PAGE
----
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    AmP Countdown: Time left to demand that Congress make health care reform pro-life: 2009-11-07 18:00:00 GMT-05:00

    Monday, December 10, 2007

    Flash: USCCB *withdraws* its Golden Compass review

    Someone pinch me:

    Today the U.S. bishops withdrew the review of the film “The Golden Compass,” which opened in theaters in the United States Dec. 7. The review was written by Harry Forbes and John Mulderig, the director and staff reviewer respectively of the Office for Film and Broadcasting of the U.S. Conference of Catholic Bishops. The review was released and posted on the CNS Web site Nov. 29. The USCCB gave no reason for withdrawing the review.

    Since CNS is a distributor of media reviews of the OFB, it must respect the office’s withdrawal of its review. Effective Dec. 10, the review of “The Golden Compass” will not be available on the CNS Web site. It will not be included in subsequent listings of USCCB film reviews and classifications. - CNS News Hub

    ph/t: Insight Scoop.

    From that comment thread: "One shoe has dropped. The other would be either to replace Forbes or to issue a statement from the USCCB about the problems with THE GOLDEN COMPASS and why the USCCB doesn't appreciate the deceitful use of its review, as lame as the review was."

    It's hard to appreciate how significant a change this represents. Back when the USCCB Office for Film and Broadcasting released a positive review of Brokeback Mountain, there was scattered protest but the story didn't get all that much traction (at least, as I remember it). This time, however, New Line Cinema took the positive review of The Golden Compass that they issued and ran with it. New Line's ill-advised decision to use the endorsement of the "U.S. Conference of Catholic Bishops" along with widespread criticism of the review from Catholics conspired to create a perfect storm of embarrassment for the USCCB Office for Film and Broadcasting.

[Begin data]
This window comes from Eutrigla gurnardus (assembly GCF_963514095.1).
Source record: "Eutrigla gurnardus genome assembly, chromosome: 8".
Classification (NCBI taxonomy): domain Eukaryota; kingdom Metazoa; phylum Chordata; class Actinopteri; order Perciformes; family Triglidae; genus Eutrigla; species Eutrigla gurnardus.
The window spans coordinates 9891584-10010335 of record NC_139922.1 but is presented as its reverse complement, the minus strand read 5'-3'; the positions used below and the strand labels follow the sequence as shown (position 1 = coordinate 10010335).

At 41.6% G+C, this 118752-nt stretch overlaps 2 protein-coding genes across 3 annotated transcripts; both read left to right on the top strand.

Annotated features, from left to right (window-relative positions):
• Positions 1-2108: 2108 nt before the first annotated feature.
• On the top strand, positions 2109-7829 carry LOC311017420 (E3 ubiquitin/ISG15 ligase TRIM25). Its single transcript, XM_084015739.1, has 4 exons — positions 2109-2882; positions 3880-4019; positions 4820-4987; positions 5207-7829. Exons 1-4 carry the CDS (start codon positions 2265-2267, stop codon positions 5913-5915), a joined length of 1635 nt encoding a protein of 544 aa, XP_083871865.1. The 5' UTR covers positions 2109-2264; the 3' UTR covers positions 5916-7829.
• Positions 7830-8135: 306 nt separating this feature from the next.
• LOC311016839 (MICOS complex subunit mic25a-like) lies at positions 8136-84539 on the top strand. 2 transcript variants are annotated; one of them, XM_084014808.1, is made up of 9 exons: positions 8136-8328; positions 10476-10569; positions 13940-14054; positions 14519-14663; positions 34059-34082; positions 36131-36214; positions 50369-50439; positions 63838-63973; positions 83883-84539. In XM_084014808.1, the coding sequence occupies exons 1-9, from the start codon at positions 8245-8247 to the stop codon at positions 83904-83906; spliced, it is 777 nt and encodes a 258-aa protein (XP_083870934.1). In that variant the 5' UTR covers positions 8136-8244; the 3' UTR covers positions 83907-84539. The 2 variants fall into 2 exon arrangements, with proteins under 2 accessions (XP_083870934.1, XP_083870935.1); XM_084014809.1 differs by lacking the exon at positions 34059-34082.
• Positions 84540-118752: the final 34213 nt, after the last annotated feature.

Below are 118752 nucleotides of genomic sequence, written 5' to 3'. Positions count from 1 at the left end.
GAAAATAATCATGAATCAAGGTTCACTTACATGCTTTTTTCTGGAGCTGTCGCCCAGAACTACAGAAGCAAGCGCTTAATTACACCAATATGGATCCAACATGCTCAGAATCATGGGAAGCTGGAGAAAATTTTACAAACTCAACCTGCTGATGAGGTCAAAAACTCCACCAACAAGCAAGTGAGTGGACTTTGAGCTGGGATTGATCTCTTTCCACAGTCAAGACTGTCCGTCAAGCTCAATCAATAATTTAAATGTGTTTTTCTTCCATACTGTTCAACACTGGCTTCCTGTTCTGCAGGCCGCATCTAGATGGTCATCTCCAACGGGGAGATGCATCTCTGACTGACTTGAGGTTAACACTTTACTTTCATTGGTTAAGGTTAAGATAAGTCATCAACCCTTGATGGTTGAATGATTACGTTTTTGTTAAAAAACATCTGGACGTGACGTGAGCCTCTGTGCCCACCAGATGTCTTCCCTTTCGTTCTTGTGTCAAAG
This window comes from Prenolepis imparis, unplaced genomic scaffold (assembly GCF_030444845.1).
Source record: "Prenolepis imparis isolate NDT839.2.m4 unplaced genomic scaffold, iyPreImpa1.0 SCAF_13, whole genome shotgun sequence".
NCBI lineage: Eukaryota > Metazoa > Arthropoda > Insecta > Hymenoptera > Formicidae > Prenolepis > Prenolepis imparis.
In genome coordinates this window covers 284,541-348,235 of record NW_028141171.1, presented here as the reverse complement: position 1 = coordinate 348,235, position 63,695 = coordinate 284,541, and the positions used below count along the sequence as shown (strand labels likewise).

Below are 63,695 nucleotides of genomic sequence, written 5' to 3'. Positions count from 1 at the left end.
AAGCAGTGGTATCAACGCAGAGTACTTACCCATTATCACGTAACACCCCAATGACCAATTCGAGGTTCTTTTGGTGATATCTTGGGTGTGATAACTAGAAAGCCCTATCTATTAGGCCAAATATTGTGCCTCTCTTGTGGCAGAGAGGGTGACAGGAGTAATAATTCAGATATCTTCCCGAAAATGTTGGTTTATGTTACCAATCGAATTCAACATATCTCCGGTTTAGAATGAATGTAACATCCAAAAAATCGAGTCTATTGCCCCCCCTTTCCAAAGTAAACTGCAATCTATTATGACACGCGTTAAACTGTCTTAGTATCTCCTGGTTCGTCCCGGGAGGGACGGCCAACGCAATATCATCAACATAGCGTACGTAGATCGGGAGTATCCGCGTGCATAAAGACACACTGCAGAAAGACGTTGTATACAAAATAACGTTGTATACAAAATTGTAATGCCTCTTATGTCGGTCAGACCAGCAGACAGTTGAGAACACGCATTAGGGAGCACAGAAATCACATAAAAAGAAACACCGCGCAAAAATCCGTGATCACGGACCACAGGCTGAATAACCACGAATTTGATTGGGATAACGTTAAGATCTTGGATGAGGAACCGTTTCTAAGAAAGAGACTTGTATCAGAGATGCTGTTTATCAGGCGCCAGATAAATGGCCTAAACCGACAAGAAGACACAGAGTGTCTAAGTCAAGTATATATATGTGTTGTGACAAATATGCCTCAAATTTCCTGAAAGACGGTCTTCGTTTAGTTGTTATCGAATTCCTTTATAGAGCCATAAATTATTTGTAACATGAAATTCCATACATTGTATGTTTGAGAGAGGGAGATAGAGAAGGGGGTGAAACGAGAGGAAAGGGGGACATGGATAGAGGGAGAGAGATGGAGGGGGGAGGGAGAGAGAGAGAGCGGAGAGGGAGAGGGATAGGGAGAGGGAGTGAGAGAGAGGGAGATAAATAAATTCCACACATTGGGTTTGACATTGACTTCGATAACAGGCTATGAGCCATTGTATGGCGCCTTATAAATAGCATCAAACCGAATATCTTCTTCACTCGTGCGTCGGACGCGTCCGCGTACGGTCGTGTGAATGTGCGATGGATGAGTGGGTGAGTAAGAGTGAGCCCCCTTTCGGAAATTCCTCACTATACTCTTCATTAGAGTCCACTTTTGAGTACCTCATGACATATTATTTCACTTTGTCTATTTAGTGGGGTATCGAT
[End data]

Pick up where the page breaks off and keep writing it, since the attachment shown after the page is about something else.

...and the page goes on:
[As an aside: I do have to note that I remain continually surprised how many positive adjustments have come about as a result of the protests mounted in the Catholic blogosphere and elsewhere throughout this story. First New Line pulled their most-offensive online advertisements (though they still made it to the newspapers). Then they gave up on their efforts to have similar ads run in Catholic Publications. Now the USCCB is removing the offensive review (instead of tinkering with it a la the Brokeback Mountin example). Let's hope we haven't see the end of this little chain of victories.]

    Frankly, without sugar-coating the mistakes that led up to the USCCB's Office for F&B releasing the faulty review, it's a rather gutsy move on the part of the USCCB to pull the review, because it essentially pulls the rug out from under an already-struggling movie. By the same token, however, perhaps the near-universal panning the movie has received by the mainstream establishment provided the USCCB with the "in" they needed to yank the review: i.e., Forbes and Mulderig not only ignored the film's anti-Catholic background, but also represented a pathetic lack of artistic sensibility - the prime quality professional movie reviewers are supposed to possess.